Q. Why do chancellors and other senior administrators seem to spend so much of their time on “outside” activities – traveling, fundraising, wining and dining people, etc. – shouldn’t they be focusing primarily on campus and systemwide matters rather than all these external activities?

A. As part of their jobs, presidents and chancellors play many roles – CEO, faculty member, international diplomat, advocate, fundraiser, etc. – all of which are vital to maintaining the University’s ongoing success, prominence, and contributions to society. These responsibilities necessarily involve extensive travel; many ceremonies, receptions, community events, and other meetings; entertaining; and other kinds of activities that help raise needed funds and help build and maintain relations with important UC constituencies, such as business and community leaders; state, national and international governmental officials; current and prospective faculty, staff, and donors; students and their families; and alumni. During their work day, they serve both as the CEO of the campus and as the mayor of a big “educational city”, overseeing numerous complex operations as varied as a police department, a medical center, a sports enterprise, a recreation and open space preserve, a research center, and all other services needed to sustain a daytime population of 30,000 to 50,000 or more. In sum, being a UC chancellor is a job and a life.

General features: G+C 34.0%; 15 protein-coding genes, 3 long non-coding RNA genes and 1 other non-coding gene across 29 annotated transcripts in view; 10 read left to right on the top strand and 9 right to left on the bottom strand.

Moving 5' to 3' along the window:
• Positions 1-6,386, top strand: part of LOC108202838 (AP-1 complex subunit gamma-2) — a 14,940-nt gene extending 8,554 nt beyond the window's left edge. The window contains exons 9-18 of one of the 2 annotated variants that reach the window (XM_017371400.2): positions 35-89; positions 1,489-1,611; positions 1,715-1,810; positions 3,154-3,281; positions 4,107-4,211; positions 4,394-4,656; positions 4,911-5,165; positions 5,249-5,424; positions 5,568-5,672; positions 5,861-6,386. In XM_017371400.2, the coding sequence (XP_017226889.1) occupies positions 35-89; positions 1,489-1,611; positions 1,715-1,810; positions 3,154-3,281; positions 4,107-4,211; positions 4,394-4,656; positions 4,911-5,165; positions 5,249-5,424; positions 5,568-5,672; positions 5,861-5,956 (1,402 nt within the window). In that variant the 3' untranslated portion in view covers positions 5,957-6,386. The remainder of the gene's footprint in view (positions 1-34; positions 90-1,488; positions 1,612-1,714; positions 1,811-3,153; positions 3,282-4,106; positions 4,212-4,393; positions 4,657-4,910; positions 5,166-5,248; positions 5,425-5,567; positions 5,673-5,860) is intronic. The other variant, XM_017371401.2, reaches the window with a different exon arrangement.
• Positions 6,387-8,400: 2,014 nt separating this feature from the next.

Q. Are travel, entertainment, etc. expenses considered compensation, benefits, or taxable income for the president or chancellors?

A. These are official business expenses paid for by the University and they generally do not represent compensation or benefits, under either UC policy or the Internal Revenue Code. For purposes of comparisons with other universities, UC internally defines some of these expenditures as perquisites, such as club memberships, housing and automobile allowances, and the appropriate portion, if any, that represents taxable income to the employee is included in their W-2.

It should also be noted that many of these expenses are not paid for with State funds. The State has a long-standing practice of not funding certain University expenses, such as the maintenance of chancellors’ facilities, and development and fund-raising activities. Accordingly, many of these expenses are paid for by money from the Edward F. Searles Fund, established in 1919 as an unrestricted gift to the University by Mr. Searles to be used to finance the general purposes of the University which cannot be covered by State funds.

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